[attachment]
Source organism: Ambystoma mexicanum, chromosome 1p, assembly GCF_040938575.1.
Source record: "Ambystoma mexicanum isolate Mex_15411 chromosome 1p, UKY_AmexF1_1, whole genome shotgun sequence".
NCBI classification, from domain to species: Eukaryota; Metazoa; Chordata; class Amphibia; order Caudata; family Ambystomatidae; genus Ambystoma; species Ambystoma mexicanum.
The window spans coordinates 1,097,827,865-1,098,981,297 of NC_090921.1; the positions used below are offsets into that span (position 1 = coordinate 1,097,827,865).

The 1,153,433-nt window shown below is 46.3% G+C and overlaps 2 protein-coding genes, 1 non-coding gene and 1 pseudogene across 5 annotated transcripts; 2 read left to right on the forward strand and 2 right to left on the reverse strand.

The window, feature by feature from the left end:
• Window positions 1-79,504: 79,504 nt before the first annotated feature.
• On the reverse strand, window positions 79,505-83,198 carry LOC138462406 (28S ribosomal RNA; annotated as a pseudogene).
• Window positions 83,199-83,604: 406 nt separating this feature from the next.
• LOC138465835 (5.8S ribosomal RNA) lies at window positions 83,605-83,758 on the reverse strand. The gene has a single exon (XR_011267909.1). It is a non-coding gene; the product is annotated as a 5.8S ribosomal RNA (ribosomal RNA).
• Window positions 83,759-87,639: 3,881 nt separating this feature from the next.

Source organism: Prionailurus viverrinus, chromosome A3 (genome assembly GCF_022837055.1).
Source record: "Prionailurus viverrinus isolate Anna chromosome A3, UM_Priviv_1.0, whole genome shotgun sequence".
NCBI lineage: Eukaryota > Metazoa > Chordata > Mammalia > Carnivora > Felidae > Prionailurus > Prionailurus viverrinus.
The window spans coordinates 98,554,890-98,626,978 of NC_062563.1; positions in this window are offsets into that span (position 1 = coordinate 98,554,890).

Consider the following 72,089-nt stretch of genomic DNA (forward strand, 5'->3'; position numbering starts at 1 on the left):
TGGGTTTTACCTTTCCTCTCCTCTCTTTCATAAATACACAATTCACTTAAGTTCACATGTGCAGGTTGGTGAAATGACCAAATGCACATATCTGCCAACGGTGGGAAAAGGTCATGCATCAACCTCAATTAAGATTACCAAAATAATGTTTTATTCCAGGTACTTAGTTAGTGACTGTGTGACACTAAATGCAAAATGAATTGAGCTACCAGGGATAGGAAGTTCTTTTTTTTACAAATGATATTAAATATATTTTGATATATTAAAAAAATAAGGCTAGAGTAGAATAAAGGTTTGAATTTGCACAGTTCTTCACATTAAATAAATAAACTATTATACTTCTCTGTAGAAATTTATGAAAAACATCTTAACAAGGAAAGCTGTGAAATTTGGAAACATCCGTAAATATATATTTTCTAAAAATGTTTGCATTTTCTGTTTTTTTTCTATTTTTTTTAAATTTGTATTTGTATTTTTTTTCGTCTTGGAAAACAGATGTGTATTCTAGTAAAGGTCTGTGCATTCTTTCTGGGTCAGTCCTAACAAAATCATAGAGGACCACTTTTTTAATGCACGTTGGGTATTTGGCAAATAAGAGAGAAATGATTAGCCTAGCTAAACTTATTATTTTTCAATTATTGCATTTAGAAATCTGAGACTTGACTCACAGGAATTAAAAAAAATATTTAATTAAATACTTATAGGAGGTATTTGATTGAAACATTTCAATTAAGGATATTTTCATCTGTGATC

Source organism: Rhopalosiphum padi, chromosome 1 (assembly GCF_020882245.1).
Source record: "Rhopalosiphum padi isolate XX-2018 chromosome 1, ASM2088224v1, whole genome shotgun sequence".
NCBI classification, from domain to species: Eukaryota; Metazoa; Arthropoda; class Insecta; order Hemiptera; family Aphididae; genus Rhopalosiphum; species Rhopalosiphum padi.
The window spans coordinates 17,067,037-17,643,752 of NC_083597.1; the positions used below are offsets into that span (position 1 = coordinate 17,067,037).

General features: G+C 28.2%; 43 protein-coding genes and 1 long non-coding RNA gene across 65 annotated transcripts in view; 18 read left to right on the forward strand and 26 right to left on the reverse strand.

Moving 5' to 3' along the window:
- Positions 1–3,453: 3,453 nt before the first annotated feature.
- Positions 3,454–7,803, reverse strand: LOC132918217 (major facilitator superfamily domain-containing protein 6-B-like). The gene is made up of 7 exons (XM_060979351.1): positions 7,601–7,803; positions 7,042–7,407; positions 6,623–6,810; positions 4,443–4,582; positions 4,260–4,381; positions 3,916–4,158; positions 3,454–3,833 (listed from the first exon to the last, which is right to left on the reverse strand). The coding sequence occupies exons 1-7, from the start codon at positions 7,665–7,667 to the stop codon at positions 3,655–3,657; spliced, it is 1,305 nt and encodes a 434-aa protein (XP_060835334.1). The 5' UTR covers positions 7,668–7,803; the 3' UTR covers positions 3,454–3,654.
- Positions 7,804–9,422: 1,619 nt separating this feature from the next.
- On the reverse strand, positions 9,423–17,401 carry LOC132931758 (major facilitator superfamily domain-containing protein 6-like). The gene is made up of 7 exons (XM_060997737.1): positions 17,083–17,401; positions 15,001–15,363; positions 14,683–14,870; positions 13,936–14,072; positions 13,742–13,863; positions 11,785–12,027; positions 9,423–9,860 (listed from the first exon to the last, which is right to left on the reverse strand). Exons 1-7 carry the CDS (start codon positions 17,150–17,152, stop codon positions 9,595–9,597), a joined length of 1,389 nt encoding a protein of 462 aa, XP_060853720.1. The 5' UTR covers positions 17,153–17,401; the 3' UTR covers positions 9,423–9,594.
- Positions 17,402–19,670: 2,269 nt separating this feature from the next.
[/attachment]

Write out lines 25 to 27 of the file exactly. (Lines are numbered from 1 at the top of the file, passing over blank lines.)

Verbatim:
- Positions 3,454–7,803, reverse strand: LOC132918217 (major facilitator superfamily domain-containing protein 6-B-like). The gene is made up of 7 exons (XM_060979351.1): positions 7,601–7,803; positions 7,042–7,407; positions 6,623–6,810; positions 4,443–4,582; positions 4,260–4,381; positions 3,916–4,158; positions 3,454–3,833 (listed from the first exon to the last, which is right to left on the reverse strand). The coding sequence occupies exons 1-7, from the start codon at positions 7,665–7,667 to the stop codon at positions 3,655–3,657; spliced, it is 1,305 nt and encodes a 434-aa protein (XP_060835334.1). The 5' UTR covers positions 7,668–7,803; the 3' UTR covers positions 3,454–3,654.
- Positions 7,804–9,422: 1,619 nt separating this feature from the next.
- On the reverse strand, positions 9,423–17,401 carry LOC132931758 (major facilitator superfamily domain-containing protein 6-like). The gene is made up of 7 exons (XM_060997737.1): positions 17,083–17,401; positions 15,001–15,363; positions 14,683–14,870; positions 13,936–14,072; positions 13,742–13,863; positions 11,785–12,027; positions 9,423–9,860 (listed from the first exon to the last, which is right to left on the reverse strand). Exons 1-7 carry the CDS (start codon positions 17,150–17,152, stop codon positions 9,595–9,597), a joined length of 1,389 nt encoding a protein of 462 aa, XP_060853720.1. The 5' UTR covers positions 17,153–17,401; the 3' UTR covers positions 9,423–9,594.